In court, Associated Newspapers argued the images, in which the children's faces were not pixellated, were entirely innocuous and inoffensive and the Wellers had previously chosen to open up their private family life to public gaze to a significant degree.

Following Wednesday's ruling, the organisation said it planned to appeal.

"The photographs showed nothing more than Paul Weller and three of his children out and about in public places," said a spokesman.

"There was no claim and no finding that we had followed, harassed or targeted Mr Weller or his children and no request had ever been made to pixellate the children's faces.

"Our publication of the images was entirely in line with the law in California where they were taken by a freelance photographer.

"The suggestion that children have an expectation of privacy in relation to publication by the media of images of their faces when one child (now nearly 18) has modelled for Teen Vogue, images of the babies' naked bottoms have been tweeted by their mother, and their father has discussed the children in promotional interviews is a worrying development in our law, as it has conferred unfettered image rights on all the children.

"This judgment has wide-ranging and serious consequences not only for local, national and international digital journalism but for anyone posting pictures of children on social networks. We intend to appeal."

The judge agreed the images could have been published legally in California, but said their appearance in the UK violated the right to privacy enshrined in the European Convention on Human Rights.

"There was no relevant debate of public interest to which the publication of the photographs contributed. The balance of the general interest of having a vigorous and flourishing newspaper industry does not outweigh the interests of the children in this case," he added.

Weller recently announced a new greatest hits collection, More Modern Classics, featuring songs from the last 15 years of his solo career, including From The Floorboards Up, That Dangerous Age and new single Brand New Toy.

Wednesday, 16 April 2014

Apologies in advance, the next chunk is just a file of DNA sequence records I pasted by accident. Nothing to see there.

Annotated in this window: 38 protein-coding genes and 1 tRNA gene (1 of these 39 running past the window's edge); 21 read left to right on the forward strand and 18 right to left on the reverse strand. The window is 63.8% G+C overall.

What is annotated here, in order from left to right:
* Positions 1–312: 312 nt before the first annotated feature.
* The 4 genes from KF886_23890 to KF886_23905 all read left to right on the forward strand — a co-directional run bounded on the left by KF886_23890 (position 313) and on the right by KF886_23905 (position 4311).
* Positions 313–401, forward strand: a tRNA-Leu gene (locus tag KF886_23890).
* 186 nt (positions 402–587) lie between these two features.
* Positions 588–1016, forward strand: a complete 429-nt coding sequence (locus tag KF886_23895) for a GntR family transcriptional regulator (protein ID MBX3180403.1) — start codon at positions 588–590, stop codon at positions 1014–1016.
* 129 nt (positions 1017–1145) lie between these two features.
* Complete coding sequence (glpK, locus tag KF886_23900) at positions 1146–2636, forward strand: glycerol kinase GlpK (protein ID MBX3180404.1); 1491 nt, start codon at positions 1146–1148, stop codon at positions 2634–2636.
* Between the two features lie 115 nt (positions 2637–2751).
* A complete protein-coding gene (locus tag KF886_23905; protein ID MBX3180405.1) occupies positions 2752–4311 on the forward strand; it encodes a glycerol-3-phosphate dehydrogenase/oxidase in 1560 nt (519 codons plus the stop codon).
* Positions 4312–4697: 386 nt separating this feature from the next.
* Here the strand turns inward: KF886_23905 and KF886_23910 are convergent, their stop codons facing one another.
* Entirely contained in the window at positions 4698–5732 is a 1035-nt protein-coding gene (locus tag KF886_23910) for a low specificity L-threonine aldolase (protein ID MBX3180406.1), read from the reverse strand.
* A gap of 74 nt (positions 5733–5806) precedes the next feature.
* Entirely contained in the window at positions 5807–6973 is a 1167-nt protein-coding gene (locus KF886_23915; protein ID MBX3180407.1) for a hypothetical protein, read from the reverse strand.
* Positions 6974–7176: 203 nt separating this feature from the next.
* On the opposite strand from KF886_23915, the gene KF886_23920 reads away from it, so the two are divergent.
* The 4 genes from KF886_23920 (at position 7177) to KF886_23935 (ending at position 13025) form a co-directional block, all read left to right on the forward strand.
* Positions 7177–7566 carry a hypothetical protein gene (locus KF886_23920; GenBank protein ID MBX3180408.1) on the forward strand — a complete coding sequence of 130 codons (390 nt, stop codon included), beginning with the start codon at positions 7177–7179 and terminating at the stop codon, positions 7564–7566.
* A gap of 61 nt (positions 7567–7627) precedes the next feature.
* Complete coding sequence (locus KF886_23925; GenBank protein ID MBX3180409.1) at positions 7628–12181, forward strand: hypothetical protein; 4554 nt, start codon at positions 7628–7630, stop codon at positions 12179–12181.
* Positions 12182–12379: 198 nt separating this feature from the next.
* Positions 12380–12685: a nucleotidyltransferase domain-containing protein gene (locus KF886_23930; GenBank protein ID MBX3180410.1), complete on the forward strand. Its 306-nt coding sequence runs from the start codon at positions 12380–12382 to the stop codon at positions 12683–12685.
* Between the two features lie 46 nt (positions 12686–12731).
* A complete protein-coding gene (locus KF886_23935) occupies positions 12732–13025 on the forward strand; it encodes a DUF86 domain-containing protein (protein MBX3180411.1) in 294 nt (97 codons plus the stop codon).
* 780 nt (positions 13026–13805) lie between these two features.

"Paul Weller in a jam over hypocritical damages case against MailOnline" reports The Independent

Paul Weller was accused of hypocrisy in court on Tuesday over a series of interviews he gave discussing fatherhood while promoting his latest album as he seeks damages from the owners of MailOnline for publishing a series of unpixellated photos of some of his children.

The 55-year-old musician was accused of wanting to portray an image of a “devoted dad” in a bid to bump up record sales, the High Court in London heard. Known to millions of fans as "the Modfather", Mr Weller told the court he had “no public image” and that talking about his private life “made no difference” to selling records.

MailOnline published an article headlined “Modfather’s day out” alongside seven photographs of himself with teenage daughter Dylan, and baby twins John Paul and Bowie on holiday in Los Angeles. Mr Weller said he objected to the “exploitation” of his children he said were being used for commercial gain.

Antony White QC, counsel for MailOnline publisher Associated Newspapers Limited, pointed to a series of interviews the musician had given to promote his 11th solo album Sonic Kicks where he had discussed his private life at length. One Big Issue article was headlined: “Who’s the daddy? Paul Weller shares parenting tips”.

Mr White said: “Could you not adopt the same policy as JK Rowling and simply refuse to discuss any details of your children?”

Mr Weller, immaculately dressed in a pinstripe suit and cravat, said: “We could have… I wasn’t unhappy about the article. To me it is just some father gushing about his family without any specific personal information.”

The musician, who has seven children across four households, told the court if he gets asked about his private life by journalists then he answers them. He said: “Why should I not talk about my family? The publication of pictures of my toddlers and 16-year-old that I have not consented to is a completely different thing.”

Mr Weller also said the series of articles Mr White referred to were examples of “lazy journalism” and that he had no control of what appeared in print. The former The Jam and Style Council frontman said he was unaware another of his daughters, Leah, had published a photo of herself with the twins, now aged two, where one of their faces can clearly be seen. An unofficial Facebook fan page republished the image.

The musician interrupted tersely when Mr White began to ask that if neither his daughter nor the fan page found publication of the picture of the twins objectionable what the problem was. The musician said: “I’m their father – that’s the difference.”

He said he and his wife Hannah asked Leah to remove the picture as soon as they found out.

The musician also gave a series of combative responses to Mr White when he was questioned about the differences between Dylan engaging in a photoshoot with Teen Vogue magazine when she was 14 and MailOnline’s decision to publish the series of photos featuring Dylan and the twins.